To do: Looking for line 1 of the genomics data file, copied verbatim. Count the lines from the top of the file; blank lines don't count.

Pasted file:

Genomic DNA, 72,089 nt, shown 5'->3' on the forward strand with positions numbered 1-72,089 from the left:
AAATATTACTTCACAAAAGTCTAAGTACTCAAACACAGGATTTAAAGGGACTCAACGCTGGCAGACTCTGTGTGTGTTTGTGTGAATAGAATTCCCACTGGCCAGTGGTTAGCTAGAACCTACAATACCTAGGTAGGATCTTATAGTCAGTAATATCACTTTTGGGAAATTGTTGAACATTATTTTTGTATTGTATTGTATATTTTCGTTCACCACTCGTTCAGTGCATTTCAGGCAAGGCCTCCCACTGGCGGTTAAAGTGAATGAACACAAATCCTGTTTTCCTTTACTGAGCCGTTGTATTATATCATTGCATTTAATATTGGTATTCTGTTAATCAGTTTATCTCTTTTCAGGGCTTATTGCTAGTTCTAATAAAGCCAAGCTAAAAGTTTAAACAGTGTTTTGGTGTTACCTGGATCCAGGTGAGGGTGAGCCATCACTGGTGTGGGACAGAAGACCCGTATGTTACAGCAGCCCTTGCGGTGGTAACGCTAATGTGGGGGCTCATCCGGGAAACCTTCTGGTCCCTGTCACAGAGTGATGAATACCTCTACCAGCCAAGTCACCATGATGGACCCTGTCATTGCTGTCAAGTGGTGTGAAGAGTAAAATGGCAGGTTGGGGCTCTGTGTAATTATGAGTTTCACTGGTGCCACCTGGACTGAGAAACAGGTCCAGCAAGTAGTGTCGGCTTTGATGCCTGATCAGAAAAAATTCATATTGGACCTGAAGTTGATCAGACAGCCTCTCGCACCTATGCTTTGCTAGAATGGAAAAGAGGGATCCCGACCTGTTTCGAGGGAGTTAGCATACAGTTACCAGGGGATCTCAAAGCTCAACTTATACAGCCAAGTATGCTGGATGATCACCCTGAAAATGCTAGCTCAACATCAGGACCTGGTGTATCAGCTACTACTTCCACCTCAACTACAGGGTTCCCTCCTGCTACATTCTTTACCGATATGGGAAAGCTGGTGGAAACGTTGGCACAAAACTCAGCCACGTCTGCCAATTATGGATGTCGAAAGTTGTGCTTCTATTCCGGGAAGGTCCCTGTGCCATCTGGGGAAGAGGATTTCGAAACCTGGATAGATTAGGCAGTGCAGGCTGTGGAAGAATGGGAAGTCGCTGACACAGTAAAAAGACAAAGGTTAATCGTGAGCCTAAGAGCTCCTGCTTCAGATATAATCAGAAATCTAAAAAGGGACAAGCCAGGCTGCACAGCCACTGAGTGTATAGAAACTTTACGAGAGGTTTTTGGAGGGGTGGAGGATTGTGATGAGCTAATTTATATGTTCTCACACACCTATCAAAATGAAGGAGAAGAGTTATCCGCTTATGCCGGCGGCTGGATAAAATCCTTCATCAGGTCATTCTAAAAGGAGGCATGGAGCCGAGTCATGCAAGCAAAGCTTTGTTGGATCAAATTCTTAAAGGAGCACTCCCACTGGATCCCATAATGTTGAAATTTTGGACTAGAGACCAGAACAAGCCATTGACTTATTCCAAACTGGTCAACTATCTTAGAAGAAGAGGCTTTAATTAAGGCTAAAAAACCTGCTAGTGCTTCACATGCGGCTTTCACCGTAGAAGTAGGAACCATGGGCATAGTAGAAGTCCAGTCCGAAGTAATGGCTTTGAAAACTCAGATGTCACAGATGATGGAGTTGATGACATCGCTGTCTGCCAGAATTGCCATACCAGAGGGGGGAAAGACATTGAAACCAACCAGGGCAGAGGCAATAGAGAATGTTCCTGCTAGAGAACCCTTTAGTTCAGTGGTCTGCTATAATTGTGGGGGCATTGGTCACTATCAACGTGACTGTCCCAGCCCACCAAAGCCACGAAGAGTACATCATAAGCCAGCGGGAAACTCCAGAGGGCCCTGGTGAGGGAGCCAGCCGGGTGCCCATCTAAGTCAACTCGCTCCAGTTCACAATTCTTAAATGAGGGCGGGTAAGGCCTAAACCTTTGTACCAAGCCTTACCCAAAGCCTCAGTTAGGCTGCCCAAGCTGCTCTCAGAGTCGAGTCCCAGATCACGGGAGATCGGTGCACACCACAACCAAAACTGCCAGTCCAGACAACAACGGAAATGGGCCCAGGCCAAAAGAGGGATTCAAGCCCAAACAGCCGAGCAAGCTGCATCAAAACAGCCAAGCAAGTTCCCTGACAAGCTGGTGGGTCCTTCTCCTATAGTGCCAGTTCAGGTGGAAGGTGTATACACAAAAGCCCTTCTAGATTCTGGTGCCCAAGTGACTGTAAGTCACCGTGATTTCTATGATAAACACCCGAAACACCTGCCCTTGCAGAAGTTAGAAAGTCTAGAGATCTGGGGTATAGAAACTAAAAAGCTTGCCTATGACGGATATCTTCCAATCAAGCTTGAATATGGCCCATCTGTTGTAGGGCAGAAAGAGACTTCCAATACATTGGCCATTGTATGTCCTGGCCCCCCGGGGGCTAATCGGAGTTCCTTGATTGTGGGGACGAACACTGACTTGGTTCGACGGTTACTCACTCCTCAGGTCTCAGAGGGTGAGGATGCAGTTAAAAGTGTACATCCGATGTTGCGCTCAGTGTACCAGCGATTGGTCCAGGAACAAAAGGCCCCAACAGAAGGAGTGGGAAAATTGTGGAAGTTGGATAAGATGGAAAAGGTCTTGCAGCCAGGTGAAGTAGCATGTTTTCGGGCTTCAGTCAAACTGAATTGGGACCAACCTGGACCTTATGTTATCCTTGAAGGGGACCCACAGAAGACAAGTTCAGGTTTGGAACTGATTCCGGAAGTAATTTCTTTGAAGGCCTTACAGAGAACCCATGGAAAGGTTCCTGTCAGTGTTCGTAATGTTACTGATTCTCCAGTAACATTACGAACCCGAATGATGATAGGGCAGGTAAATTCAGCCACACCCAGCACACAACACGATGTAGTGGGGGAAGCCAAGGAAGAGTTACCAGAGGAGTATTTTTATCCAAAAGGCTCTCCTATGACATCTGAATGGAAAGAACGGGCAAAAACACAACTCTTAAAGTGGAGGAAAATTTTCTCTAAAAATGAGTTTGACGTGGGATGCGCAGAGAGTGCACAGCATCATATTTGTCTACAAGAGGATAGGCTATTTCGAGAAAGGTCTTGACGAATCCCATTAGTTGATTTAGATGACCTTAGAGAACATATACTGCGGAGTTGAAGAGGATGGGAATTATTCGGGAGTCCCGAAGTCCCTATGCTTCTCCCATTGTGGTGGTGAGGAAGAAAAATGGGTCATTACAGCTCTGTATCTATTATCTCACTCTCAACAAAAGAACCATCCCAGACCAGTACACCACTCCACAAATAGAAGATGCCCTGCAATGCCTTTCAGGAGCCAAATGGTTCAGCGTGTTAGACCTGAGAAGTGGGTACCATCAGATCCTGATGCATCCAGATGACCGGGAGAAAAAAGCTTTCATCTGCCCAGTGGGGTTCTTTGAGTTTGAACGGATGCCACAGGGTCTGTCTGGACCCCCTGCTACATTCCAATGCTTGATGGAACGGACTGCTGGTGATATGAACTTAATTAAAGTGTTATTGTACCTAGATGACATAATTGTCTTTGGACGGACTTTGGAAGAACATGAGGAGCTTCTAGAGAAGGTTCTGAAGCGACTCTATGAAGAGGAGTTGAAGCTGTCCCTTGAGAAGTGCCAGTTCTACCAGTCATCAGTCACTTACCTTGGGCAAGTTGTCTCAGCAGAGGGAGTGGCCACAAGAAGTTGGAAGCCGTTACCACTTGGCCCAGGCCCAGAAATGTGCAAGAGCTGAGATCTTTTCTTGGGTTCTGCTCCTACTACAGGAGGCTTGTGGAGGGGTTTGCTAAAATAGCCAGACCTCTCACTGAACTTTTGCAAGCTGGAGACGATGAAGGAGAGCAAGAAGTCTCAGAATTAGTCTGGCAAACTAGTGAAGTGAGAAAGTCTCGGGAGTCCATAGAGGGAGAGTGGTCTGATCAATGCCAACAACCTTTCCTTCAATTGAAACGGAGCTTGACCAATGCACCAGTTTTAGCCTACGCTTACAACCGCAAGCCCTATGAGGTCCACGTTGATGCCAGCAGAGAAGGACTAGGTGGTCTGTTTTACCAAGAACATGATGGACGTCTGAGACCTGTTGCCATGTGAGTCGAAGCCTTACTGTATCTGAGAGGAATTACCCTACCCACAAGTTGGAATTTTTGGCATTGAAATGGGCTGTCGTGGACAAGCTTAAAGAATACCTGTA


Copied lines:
Genomic DNA, 72,089 nt, shown 5'->3' on the forward strand with positions numbered 1-72,089 from the left: